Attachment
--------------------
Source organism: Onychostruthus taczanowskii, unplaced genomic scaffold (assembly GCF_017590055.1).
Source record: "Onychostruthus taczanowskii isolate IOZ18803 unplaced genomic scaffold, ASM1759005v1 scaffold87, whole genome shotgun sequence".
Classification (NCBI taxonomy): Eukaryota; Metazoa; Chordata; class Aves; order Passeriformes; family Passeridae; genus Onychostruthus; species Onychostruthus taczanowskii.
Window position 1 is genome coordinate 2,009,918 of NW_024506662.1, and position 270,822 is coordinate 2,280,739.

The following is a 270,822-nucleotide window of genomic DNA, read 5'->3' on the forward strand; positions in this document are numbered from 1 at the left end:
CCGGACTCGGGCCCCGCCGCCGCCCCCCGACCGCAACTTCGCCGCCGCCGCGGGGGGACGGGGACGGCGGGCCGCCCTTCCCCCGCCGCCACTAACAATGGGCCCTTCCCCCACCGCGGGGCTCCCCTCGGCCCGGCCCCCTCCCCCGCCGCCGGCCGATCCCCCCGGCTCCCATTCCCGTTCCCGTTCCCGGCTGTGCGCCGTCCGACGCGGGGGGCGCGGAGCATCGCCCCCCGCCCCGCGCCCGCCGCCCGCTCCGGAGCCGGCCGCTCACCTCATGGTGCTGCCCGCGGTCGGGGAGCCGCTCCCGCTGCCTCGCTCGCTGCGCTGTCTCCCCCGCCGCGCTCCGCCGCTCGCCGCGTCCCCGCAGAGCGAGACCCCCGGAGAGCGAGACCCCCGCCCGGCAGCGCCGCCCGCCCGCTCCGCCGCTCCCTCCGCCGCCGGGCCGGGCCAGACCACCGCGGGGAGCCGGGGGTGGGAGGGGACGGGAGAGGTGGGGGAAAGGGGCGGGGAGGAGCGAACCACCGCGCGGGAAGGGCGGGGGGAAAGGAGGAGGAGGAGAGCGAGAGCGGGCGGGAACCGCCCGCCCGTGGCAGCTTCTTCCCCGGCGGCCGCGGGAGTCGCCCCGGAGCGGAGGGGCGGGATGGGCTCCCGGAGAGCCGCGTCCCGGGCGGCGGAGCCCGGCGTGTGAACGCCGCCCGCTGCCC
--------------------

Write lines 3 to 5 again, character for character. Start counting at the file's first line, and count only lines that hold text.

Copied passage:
Classification (NCBI taxonomy): Eukaryota; Metazoa; Chordata; class Aves; order Passeriformes; family Passeridae; genus Onychostruthus; species Onychostruthus taczanowskii.
Window position 1 is genome coordinate 2,009,918 of NW_024506662.1, and position 270,822 is coordinate 2,280,739.

The following is a 270,822-nucleotide window of genomic DNA, read 5'->3' on the forward strand; positions in this document are numbered from 1 at the left end: